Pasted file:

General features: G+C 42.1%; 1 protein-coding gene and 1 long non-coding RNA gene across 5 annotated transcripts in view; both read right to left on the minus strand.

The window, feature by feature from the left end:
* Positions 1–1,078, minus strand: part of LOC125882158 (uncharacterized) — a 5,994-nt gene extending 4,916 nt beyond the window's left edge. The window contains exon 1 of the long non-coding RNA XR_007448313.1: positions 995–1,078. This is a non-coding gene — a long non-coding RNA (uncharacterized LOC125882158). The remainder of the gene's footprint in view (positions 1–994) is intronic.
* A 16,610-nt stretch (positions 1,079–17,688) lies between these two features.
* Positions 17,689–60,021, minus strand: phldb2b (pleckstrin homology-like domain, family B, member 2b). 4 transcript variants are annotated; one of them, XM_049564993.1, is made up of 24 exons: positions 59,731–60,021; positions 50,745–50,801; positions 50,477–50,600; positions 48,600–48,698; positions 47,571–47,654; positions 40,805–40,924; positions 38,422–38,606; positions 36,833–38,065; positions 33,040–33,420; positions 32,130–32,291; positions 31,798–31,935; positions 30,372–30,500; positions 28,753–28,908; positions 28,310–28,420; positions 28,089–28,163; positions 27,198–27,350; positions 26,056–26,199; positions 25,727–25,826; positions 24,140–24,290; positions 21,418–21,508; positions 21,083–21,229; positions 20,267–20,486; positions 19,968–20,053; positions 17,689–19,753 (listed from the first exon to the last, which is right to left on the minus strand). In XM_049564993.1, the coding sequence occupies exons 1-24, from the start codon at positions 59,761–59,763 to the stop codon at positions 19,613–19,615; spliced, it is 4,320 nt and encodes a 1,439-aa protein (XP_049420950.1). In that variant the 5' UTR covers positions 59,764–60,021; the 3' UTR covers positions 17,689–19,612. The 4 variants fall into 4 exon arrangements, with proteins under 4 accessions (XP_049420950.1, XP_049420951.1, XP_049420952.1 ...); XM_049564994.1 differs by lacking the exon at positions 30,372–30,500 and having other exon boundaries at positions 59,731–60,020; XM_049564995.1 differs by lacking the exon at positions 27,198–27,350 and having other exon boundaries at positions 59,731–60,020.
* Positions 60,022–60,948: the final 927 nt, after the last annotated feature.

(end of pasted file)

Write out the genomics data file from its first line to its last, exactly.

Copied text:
General features: G+C 42.1%; 1 protein-coding gene and 1 long non-coding RNA gene across 5 annotated transcripts in view; both read right to left on the minus strand.

The window, feature by feature from the left end:
* Positions 1–1,078, minus strand: part of LOC125882158 (uncharacterized) — a 5,994-nt gene extending 4,916 nt beyond the window's left edge. The window contains exon 1 of the long non-coding RNA XR_007448313.1: positions 995–1,078. This is a non-coding gene — a long non-coding RNA (uncharacterized LOC125882158). The remainder of the gene's footprint in view (positions 1–994) is intronic.
* A 16,610-nt stretch (positions 1,079–17,688) lies between these two features.
* Positions 17,689–60,021, minus strand: phldb2b (pleckstrin homology-like domain, family B, member 2b). 4 transcript variants are annotated; one of them, XM_049564993.1, is made up of 24 exons: positions 59,731–60,021; positions 50,745–50,801; positions 50,477–50,600; positions 48,600–48,698; positions 47,571–47,654; positions 40,805–40,924; positions 38,422–38,606; positions 36,833–38,065; positions 33,040–33,420; positions 32,130–32,291; positions 31,798–31,935; positions 30,372–30,500; positions 28,753–28,908; positions 28,310–28,420; positions 28,089–28,163; positions 27,198–27,350; positions 26,056–26,199; positions 25,727–25,826; positions 24,140–24,290; positions 21,418–21,508; positions 21,083–21,229; positions 20,267–20,486; positions 19,968–20,053; positions 17,689–19,753 (listed from the first exon to the last, which is right to left on the minus strand). In XM_049564993.1, the coding sequence occupies exons 1-24, from the start codon at positions 59,761–59,763 to the stop codon at positions 19,613–19,615; spliced, it is 4,320 nt and encodes a 1,439-aa protein (XP_049420950.1). In that variant the 5' UTR covers positions 59,764–60,021; the 3' UTR covers positions 17,689–19,612. The 4 variants fall into 4 exon arrangements, with proteins under 4 accessions (XP_049420950.1, XP_049420951.1, XP_049420952.1 ...); XM_049564994.1 differs by lacking the exon at positions 30,372–30,500 and having other exon boundaries at positions 59,731–60,020; XM_049564995.1 differs by lacking the exon at positions 27,198–27,350 and having other exon boundaries at positions 59,731–60,020.
* Positions 60,022–60,948: the final 927 nt, after the last annotated feature.